The Untold Truth Of ShamWow

Everybody knows ShamWow. Either it's a product you use, or a word you find fun to say. How could you not remember the infomercials of the miraculous towel that — supposedly — put all other towels to shame? Best of all, the product was peddled by Offer Shlomi, AKA Vince Offer, and he was more memorable than the towel itself. He was the sort of person who made you feel dumb for not already owning a ShamWow, the guy who didn't think his cameraman knew how to do his job, the man with a hairstyle that should've died in the nineties. 

ShamWow, probably because of the ShamWow Guy, was a success. As soon as the commercial hit television in 2007, people were pulling out their wallets and dropping $19.99, plus shipping and handling, to get their hands on eight of these miracle sponge-towel chimeras. Offer himself claims to have sold "millions" of ShamWows within the first two years they were around, according to MSN. That's pretty impressive, for something your find in a "as seen on TV" aisle of the store.

However, ShamWow might not be the innovative miracle product Offer's commercial makes it out to be.

ShamWoW didn't live up to its claims

Why has ShamWow fever died down? First of all, some of the claims in the famous ShamWow commercial are patently ridiculous. At one point, Offer claims that Olympic divers use ShamWow as a towel. Maybe there's some sad, ShamWow sponsored diver out there who actually does, but it's definitely not the norm. The commercial also claims you can use it as bathmat, which is probably true. You could use an old t-shirt as a bathmat if you wanted to — seriously, no one can stop you — but a bathmat that was meant to be a bathmat is clearly going to be a better bathmat. Don't even get us started on the line "made in Germany. You know the Germans always make good stuff."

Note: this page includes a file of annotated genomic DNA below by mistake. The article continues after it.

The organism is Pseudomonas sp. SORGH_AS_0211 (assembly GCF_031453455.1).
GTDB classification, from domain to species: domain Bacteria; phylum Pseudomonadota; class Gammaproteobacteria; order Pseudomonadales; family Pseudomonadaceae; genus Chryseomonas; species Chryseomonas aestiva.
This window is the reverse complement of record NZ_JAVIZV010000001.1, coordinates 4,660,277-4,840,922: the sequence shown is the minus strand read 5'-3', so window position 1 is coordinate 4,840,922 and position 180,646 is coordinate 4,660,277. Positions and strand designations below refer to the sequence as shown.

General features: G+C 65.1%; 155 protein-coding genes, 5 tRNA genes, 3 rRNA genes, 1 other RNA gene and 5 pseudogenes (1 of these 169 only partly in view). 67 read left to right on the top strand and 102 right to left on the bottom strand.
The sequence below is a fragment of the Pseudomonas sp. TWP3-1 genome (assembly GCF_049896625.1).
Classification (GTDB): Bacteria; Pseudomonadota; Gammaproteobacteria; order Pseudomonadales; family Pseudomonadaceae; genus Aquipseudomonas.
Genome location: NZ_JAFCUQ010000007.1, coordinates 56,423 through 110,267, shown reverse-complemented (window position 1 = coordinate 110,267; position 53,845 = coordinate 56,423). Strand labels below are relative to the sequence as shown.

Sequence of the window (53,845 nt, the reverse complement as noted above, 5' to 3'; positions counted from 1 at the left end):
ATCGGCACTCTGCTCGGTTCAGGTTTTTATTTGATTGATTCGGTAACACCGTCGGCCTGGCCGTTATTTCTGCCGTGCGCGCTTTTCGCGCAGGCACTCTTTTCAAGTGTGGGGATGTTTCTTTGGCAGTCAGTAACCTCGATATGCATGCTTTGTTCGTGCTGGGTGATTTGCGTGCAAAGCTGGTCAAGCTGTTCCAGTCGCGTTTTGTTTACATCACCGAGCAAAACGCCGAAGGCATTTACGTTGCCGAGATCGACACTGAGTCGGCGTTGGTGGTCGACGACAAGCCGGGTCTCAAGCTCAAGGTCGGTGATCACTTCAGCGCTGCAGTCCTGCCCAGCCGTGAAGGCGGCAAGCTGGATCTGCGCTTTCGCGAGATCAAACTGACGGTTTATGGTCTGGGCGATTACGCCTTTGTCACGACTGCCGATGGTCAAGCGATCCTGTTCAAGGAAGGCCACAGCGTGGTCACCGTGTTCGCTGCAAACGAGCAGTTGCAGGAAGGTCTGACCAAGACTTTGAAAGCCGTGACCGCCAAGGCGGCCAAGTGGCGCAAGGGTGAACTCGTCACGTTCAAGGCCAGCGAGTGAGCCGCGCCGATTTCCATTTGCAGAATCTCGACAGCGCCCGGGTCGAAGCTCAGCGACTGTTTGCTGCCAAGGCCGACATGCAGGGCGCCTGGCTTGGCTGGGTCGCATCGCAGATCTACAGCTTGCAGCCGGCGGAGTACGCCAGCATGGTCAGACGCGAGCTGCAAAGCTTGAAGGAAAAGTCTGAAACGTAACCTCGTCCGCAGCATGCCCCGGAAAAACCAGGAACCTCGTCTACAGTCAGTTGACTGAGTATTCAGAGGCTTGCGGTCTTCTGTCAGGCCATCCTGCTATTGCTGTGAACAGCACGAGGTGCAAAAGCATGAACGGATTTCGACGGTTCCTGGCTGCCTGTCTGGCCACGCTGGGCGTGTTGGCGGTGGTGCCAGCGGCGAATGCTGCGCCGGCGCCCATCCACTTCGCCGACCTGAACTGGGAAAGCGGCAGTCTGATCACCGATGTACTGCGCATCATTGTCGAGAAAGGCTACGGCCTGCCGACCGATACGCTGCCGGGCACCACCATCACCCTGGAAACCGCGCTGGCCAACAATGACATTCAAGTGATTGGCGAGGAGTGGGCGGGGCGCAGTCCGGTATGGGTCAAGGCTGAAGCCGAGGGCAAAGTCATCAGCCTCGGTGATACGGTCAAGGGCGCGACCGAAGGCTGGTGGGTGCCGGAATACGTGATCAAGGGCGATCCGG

That's not the reason you buy a ShamWow, though. You buy a ShamWow because it "holds 20 times its weight in liquid," as the commercial clearly states. Here's the thing: that's not true. When Consumer Reports tested the claim, they found it only held around 10 times its weight... the same as a sponge. Which, by the way, can also be washed in the washing machine. Popular Mechanics determined the ShamWow doesn't function like the commercials say it's supposed to, pushing around water on certain surfaces, and often needed following up by regular paper towels. 

ShamWow? More like "ShamMediocre."